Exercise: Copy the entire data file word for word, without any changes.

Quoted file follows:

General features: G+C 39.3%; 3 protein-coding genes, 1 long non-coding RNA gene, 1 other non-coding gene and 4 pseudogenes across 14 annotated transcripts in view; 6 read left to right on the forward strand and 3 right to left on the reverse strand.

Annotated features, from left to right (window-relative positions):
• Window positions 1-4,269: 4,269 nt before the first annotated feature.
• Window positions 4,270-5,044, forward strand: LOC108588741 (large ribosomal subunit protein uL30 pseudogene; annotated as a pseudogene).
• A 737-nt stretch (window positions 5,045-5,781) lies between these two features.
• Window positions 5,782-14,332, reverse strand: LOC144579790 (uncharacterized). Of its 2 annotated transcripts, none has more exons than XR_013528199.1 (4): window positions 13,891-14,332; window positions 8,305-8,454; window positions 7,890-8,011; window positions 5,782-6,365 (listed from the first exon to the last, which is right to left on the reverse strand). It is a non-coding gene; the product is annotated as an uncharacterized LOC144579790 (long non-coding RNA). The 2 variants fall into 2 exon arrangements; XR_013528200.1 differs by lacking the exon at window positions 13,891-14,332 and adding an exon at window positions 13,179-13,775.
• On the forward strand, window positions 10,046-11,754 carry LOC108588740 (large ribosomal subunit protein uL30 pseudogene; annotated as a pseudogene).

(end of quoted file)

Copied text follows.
General features: G+C 39.3%; 3 protein-coding genes, 1 long non-coding RNA gene, 1 other non-coding gene and 4 pseudogenes across 14 annotated transcripts in view; 6 read left to right on the forward strand and 3 right to left on the reverse strand.

Annotated features, from left to right (window-relative positions):
• Window positions 1-4,269: 4,269 nt before the first annotated feature.
• Window positions 4,270-5,044, forward strand: LOC108588741 (large ribosomal subunit protein uL30 pseudogene; annotated as a pseudogene).
• A 737-nt stretch (window positions 5,045-5,781) lies between these two features.
• Window positions 5,782-14,332, reverse strand: LOC144579790 (uncharacterized). Of its 2 annotated transcripts, none has more exons than XR_013528199.1 (4): window positions 13,891-14,332; window positions 8,305-8,454; window positions 7,890-8,011; window positions 5,782-6,365 (listed from the first exon to the last, which is right to left on the reverse strand). It is a non-coding gene; the product is annotated as an uncharacterized LOC144579790 (long non-coding RNA). The 2 variants fall into 2 exon arrangements; XR_013528200.1 differs by lacking the exon at window positions 13,891-14,332 and adding an exon at window positions 13,179-13,775.
• On the forward strand, window positions 10,046-11,754 carry LOC108588740 (large ribosomal subunit protein uL30 pseudogene; annotated as a pseudogene).